A number of former NFL players recently filed an appeal in the Illinois Appellate Court challenging a lower court ruling that dismissed their claims against helmet manufacturer Riddell as untimely. The players alleged that Riddell, along with the NFL, failed to warn them of the long-term consequences of sustaining multiple concussions while wearing Riddell helmets during football games and in practice, including the increased risk of developing latent and life-threatening brain injuries later in life. The players were diagnosed with neurodegenerative brain diseases, including Alzheimer’s and dementia, many years after they had sustained their concussions and years after they had experienced symptoms, including headaches, memory loss, dizziness, blurred vision and mood swings. Because the players had begun experiencing these symptoms many years ago, and in fact had sued the NFL to recover damages for the symptoms in 2012, Riddell argued that the players were on notice no later than 2012 that they could develop potentially related neurodegenerative diseases in the future, and therefore, the players could (and should) have brought their claims for the yet-to-be diagnosed conditions back in 2012. The Illinois trial court agreed, and dismissed the claims, holding that they had simply been brought too late. See Law360 Article, NFL Players Want Claims Revived Against Helmet Co. Riddell, May 14, 2019. The Illinois Appellate Court has yet to rule on the appeal, but if the lawsuit had been brought in Massachusetts, the outcome may have been different.
In Massachusetts, the Date of Diagnosis Triggers the Claim
In Evans v. Lorillard Tobacco Co., the Massachusetts Supreme Judicial Court analyzed the issue of when the clock begins to run on a claim for latent personal injuries allegedly caused by a dangerous or defective product. In beginning its analysis, the Court acknowledged that such claims are subject to a so-called “discovery rule.” Under the discovery rule, “a claim accrues and the statute of limitations clock commences when a plaintiff knows, or reasonably should have known, that she has been harmed or may have been harmed by the defendant’s conduct.” Evans, 465 Mass. 411, 449 & n.19 (2013). However, the Evans Court went a step further and recognized that there might be multiple causes of action available to a plaintiff (and therefore multiple dates of accrual), if as a result of the defendant’s misconduct, the plaintiff suffered multiple injuries that were “separate and distinct.” Id. As the Court explained, “when a later-discovered disease is separate and distinct from an earlier-discovered disease, the earlier disease does not trigger the statute of limitations for a lawsuit based on the later disease.” Id.
In Evans, the plaintiff continuously smoked the defendant’s cigarettes beginning in 1960. She survived a heart attack as a result of her smoking in 1985 but continued to smoke, even though it was undisputed that she drew a connection between her smoking and her heart attack, and attributed both to the defendant’s misconduct. In 2001, she was diagnosed with lung cancer, also as a result of her smoking, but did not survive. Her estate filed suit in 2004, nearly twenty years after she had first suffered the heart attack, claiming that the defendant’s misconduct had caused her death. The defendant argued that since the plaintiff had connected the dots in 1985 between the defendant’s alleged misconduct, her continued smoking, and resulting harm in the form of a heart attack, she was also on notice, at that time, that she could develop lung cancer in the future, and therefore, her 2004 lawsuit based on the lung cancer was simply too late.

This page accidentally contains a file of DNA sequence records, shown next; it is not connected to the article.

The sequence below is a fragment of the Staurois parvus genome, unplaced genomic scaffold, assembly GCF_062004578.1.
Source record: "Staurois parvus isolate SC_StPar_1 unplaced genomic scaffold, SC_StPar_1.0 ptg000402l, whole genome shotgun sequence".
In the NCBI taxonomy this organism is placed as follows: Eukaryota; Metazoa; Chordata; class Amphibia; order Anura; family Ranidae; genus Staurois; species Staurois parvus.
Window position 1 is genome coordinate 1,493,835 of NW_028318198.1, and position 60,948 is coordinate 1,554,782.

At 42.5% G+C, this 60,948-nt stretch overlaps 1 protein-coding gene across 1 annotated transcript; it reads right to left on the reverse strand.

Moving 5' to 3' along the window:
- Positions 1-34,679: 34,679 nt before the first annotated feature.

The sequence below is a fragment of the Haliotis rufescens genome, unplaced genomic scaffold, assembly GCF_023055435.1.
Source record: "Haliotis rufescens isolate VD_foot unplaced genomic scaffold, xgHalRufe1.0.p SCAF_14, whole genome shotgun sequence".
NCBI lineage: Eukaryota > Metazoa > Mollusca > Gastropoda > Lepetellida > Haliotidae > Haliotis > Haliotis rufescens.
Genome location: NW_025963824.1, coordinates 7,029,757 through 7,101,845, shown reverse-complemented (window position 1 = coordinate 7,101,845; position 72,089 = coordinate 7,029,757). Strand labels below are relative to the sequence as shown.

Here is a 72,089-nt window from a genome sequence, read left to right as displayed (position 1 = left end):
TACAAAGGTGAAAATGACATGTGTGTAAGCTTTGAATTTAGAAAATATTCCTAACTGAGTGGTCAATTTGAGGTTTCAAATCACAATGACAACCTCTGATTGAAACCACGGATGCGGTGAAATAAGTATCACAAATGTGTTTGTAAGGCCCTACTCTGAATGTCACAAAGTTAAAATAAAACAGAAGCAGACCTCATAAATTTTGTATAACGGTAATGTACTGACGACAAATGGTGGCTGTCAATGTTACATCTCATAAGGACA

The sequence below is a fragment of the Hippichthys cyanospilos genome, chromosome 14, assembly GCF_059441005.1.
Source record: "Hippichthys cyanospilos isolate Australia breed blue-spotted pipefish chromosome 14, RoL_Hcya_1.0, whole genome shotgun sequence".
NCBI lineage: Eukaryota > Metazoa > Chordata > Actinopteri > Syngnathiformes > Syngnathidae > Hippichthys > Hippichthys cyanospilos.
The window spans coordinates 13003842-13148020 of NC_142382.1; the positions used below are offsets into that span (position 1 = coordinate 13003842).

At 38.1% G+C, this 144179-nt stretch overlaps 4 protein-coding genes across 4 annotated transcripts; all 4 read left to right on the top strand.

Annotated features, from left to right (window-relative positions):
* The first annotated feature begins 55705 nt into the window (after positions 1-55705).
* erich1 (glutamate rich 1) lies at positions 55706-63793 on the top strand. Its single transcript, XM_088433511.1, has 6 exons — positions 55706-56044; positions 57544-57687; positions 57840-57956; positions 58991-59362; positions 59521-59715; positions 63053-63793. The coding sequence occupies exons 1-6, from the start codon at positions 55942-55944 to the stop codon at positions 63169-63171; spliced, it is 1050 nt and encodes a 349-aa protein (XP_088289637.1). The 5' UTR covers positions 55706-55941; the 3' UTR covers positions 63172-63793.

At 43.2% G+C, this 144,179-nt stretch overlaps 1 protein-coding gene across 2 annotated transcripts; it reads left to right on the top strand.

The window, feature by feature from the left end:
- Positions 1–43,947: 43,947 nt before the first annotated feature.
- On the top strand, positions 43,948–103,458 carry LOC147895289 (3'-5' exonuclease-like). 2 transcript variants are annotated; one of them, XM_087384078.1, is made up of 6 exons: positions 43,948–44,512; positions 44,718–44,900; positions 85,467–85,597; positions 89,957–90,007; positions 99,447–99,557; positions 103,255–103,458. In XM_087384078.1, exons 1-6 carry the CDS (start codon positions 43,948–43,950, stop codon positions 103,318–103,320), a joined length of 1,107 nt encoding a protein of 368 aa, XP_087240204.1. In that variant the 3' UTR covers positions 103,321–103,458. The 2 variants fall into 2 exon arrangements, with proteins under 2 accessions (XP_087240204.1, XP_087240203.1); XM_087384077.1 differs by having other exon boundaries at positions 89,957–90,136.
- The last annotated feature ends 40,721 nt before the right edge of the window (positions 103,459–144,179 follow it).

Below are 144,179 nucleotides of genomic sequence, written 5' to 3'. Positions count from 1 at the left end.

The Evans Court, however, disagreed, holding that the claim arising from the heart attack was separate and distinct from the claim arising from the lung cancer. Specifically, the Court held that a cause of action for injuries resulting from lung cancer accrued when the plaintiff knew or reasonably should have known that she had developed lung cancer from smoking the defendant’s product. Id. at 450. The court went on to clarify that plaintiffs know or reasonably should know that they have developed a specific disease when they are formally diagnosed with the disease. Id. (emphasis added). Therefore, a product liability and/or negligence claim for damages based on a specific disease accrues on the date of diagnosis of that specific disease.
Effect of Evans on Claims for Latent Brain Injuries
The Riddell football helmet case is pending in Illinois, so the Evans analysis is not controlling there. However, it will be interesting to see whether the Illinois Appellate Court reaches a similar conclusion as that reached by the Massachusetts Supreme Judicial Court in Evans. Moreover, if the claims had been brought in Massachusetts, it seems that they could have survived a motion to dismiss on timeliness grounds, assuming the players brought their lawsuits promptly following a “separate and distinct” diagnosis of their latent brain injuries. While understandably frustrating for a product defendant to have to answer for alleged misconduct decades earlier (particularly where documents and evidence may no longer be available due to the passage of time), the “date of diagnosis” rule provides a bright line for determining when the clock begins to run on a claim for latent personal injuries allegedly caused by a dangerous or defective product in Massachusetts.